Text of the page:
THE OBENSON REPORT

Covering Cinema From All Across The African Diaspora

Original 'Hancock' Screenplay!

You can read my thorough analysis of the script here: TONIGHT, HE COMES SCRIPT REVIEW. I actually liked the script more than I did the movie.

Thanks to Sergio for the heads up on this!

What we've got here is the original 126-page script for Hancock, initially titled, Tonight, He Comes.

The film in its release form is roughly 90 minutes long. The original Vincent Ngo-written script is 126 pages. For those of you who went to film school, or know a few things about the relationship between the written word and the visual image, you'd immediately notice the discrepancy here! In short, one industry standard page of a screenplay is equivalent to 1 minute of screen time. Obviously that formular isn't entirely exact, but if you compared most completed films with their screenplays, you'd notice that, for example, a 90-page screenplay will almost always produce a 90-minute film, or thereabouts.

In Hancock's case, we've got a 126-page screenplay, but ended up with a 90-minute film, which immediately indicates that a solid 30+ minutes was gutted somewhere in the production process, and I am certainly interested in knowing what that 30-minutes contained!

Skimming the pages of the script, I immediately noticed several differences from the film I saw - notably the use of profanity. As we already know, Sony wanted to deliver a PG13-rated movie, not an R-rated rump, hence all the reshooting we heard about (You can read my post on that HERE, in which director Peter Berg was quoted as saying about a previous incarnation of the film, "Hancock has remained surprisingly sexual, violent and true in spirit to an original script that was viewed as brilliant but unmakable.").

This should be an interesting read. I plan on going through the entire script this weekend, and I'll post my thoughts on it afterwards, making comparisons between what was written and what was filmed.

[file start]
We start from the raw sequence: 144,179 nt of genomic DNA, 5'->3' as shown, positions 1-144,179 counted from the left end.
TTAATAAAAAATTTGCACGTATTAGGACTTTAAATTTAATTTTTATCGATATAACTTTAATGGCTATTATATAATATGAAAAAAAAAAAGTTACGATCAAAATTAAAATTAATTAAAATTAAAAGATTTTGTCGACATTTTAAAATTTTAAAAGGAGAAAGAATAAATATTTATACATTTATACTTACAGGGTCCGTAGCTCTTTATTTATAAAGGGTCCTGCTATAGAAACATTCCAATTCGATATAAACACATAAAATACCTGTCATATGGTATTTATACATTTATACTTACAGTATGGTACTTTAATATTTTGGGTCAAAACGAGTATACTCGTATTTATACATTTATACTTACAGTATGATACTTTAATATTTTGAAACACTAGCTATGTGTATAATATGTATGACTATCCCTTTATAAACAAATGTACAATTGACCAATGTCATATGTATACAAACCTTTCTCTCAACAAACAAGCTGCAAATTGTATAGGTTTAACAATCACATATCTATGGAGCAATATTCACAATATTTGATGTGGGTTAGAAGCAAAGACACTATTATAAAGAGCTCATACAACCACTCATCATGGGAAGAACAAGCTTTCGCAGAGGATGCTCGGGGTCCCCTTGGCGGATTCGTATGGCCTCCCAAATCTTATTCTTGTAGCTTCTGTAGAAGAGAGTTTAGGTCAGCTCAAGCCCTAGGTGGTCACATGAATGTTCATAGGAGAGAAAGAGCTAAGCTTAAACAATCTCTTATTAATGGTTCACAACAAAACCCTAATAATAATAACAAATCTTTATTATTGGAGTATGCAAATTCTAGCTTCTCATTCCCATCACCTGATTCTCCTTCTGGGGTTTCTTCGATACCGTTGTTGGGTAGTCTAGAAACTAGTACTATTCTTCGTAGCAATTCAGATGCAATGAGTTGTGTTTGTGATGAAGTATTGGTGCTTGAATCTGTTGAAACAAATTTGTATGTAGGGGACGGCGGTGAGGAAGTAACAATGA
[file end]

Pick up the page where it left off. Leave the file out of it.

Courtesy of Hollywood Elsewhere, here's a link to the PDF script (get it while it's hot): TONIGHT, HE COMES.

7 comments:

  1. Philipp Koblmiller said...
     

    Thanks for the link to the Screenplay. I'm looking forward to reading your weekend analysis.

    Just for your interest:

    This screenplay seems to be the original spec script, that eventually (after A LOT of rewrites) turned into what we now see in the movie. It's not the shooting script.

    That is to say, it actually has almost nothing to do with the movie.

    Unfortunately, this doesn't make it better.

    In my opinion, it lacks not only comprehensible story arcs, but also the focus on the protagonist (Who is it anyway? Hancock? Horus? Mary) and most of all "thematic clarity" (Can you say that? I'm from Germany. :-)

    It definitely wasn't written as the new summer blockbuster it was forced into, but the way it WAS written (as some kind of "lowkey psychographic drama on inner turmoils") seems very strange and unconvincing to me.

    If only they would have kept the highkey comedy attitude the film had in the beginning. What a great premise they had...

  2. The Obenson Report said...
     

    Thanks Philipp. I read it, and posted my thoughts on it last night. Have a look...

  3. delly said...
     

    Thanks dear for this link. The idea of Hancock is a fun one. Will Smith is always a good choice for summer fare; he has a strong charisma and boyish charm that makes you want to like him. Really a great movie of the year by Will Smith. You can watch this movie from here, so go through the link and get it now. Download Hancock Movie Free

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  5. arproco said...
     

    Why is page 125 missing? I didn't get the ending because of the missing page....

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